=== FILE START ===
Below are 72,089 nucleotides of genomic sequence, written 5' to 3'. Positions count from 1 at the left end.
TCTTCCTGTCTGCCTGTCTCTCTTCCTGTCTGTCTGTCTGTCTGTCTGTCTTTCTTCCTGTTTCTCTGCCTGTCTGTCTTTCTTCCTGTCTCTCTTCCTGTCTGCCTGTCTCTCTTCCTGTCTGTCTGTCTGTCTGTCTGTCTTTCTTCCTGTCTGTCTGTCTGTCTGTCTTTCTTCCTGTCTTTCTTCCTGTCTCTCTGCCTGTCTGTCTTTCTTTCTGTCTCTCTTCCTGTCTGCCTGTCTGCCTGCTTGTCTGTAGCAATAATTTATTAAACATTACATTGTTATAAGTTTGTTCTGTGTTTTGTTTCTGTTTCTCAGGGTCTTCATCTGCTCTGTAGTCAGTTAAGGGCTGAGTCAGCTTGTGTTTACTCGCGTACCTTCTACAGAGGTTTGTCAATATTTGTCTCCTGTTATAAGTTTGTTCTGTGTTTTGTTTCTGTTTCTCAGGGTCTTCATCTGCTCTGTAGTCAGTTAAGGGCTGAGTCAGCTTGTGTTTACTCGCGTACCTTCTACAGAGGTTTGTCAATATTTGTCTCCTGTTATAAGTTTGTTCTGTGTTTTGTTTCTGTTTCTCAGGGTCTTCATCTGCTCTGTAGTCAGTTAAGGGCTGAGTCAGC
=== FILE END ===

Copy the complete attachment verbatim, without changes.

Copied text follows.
Below are 72,089 nucleotides of genomic sequence, written 5' to 3'. Positions count from 1 at the left end.
TCTTCCTGTCTGCCTGTCTCTCTTCCTGTCTGTCTGTCTGTCTGTCTGTCTTTCTTCCTGTTTCTCTGCCTGTCTGTCTTTCTTCCTGTCTCTCTTCCTGTCTGCCTGTCTCTCTTCCTGTCTGTCTGTCTGTCTGTCTGTCTTTCTTCCTGTCTGTCTGTCTGTCTGTCTTTCTTCCTGTCTTTCTTCCTGTCTCTCTGCCTGTCTGTCTTTCTTTCTGTCTCTCTTCCTGTCTGCCTGTCTGCCTGCTTGTCTGTAGCAATAATTTATTAAACATTACATTGTTATAAGTTTGTTCTGTGTTTTGTTTCTGTTTCTCAGGGTCTTCATCTGCTCTGTAGTCAGTTAAGGGCTGAGTCAGCTTGTGTTTACTCGCGTACCTTCTACAGAGGTTTGTCAATATTTGTCTCCTGTTATAAGTTTGTTCTGTGTTTTGTTTCTGTTTCTCAGGGTCTTCATCTGCTCTGTAGTCAGTTAAGGGCTGAGTCAGCTTGTGTTTACTCGCGTACCTTCTACAGAGGTTTGTCAATATTTGTCTCCTGTTATAAGTTTGTTCTGTGTTTTGTTTCTGTTTCTCAGGGTCTTCATCTGCTCTGTAGTCAGTTAAGGGCTGAGTCAGC